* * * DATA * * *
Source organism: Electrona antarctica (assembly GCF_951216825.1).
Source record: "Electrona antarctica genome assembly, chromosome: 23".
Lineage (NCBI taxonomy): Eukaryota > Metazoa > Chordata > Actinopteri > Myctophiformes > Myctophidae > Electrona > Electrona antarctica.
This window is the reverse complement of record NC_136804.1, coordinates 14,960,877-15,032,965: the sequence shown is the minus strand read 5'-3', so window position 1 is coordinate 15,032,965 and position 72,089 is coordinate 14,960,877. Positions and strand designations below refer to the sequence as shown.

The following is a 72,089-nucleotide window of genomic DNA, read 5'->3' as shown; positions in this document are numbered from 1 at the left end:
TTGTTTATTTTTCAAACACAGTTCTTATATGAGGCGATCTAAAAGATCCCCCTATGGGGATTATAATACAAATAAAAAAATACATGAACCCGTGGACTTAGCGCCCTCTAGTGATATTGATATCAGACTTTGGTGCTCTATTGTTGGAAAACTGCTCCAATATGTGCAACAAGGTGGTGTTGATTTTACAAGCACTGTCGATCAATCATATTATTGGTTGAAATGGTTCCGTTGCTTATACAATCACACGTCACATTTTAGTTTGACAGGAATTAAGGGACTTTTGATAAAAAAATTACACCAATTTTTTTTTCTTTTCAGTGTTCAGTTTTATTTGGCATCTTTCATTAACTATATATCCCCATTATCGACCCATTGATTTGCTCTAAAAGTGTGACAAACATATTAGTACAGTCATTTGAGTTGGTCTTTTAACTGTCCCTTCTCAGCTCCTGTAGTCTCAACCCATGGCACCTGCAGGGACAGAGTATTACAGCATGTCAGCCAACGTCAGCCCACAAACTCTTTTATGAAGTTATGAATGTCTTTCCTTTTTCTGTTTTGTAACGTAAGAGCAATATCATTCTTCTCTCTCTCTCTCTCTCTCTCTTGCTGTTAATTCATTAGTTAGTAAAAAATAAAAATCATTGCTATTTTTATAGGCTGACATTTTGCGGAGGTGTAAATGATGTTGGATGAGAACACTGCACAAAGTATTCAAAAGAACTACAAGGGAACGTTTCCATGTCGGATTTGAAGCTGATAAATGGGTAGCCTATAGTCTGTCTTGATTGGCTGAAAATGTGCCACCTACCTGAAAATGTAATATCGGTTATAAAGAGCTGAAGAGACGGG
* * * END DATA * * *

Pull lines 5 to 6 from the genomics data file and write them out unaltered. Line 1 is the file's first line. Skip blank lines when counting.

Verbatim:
The following is a 72,089-nucleotide window of genomic DNA, read 5'->3' as shown; positions in this document are numbered from 1 at the left end:
TTGTTTATTTTTCAAACACAGTTCTTATATGAGGCGATCTAAAAGATCCCCCTATGGGGATTATAATACAAATAAAAAAATACATGAACCCGTGGACTTAGCGCCCTCTAGTGATATTGATATCAGACTTTGGTGCTCTATTGTTGGAAAACTGCTCCAATATGTGCAACAAGGTGGTGTTGATTTTACAAGCACTGTCGATCAATCATATTATTGGTTGAAATGGTTCCGTTGCTTATACAATCACACGTCACATTTTAGTTTGACAGGAATTAAGGGACTTTTGATAAAAAAATTACACCAATTTTTTTTTCTTTTCAGTGTTCAGTTTTATTTGGCATCTTTCATTAACTATATATCCCCATTATCGACCCATTGATTTGCTCTAAAAGTGTGACAAACATATTAGTACAGTCATTTGAGTTGGTCTTTTAACTGTCCCTTCTCAGCTCCTGTAGTCTCAACCCATGGCACCTGCAGGGACAGAGTATTACAGCATGTCAGCCAACGTCAGCCCACAAACTCTTTTATGAAGTTATGAATGTCTTTCCTTTTTCTGTTTTGTAACGTAAGAGCAATATCATTCTTCTCTCTCTCTCTCTCTCTCTCTTGCTGTTAATTCATTAGTTAGTAAAAAATAAAAATCATTGCTATTTTTATAGGCTGACATTTTGCGGAGGTGTAAATGATGTTGGATGAGAACACTGCACAAAGTATTCAAAAGAACTACAAGGGAACGTTTCCATGTCGGATTTGAAGCTGATAAATGGGTAGCCTATAGTCTGTCTTGATTGGCTGAAAATGTGCCACCTACCTGAAAATGTAATATCGGTTATAAAGAGCTGAAGAGACGGG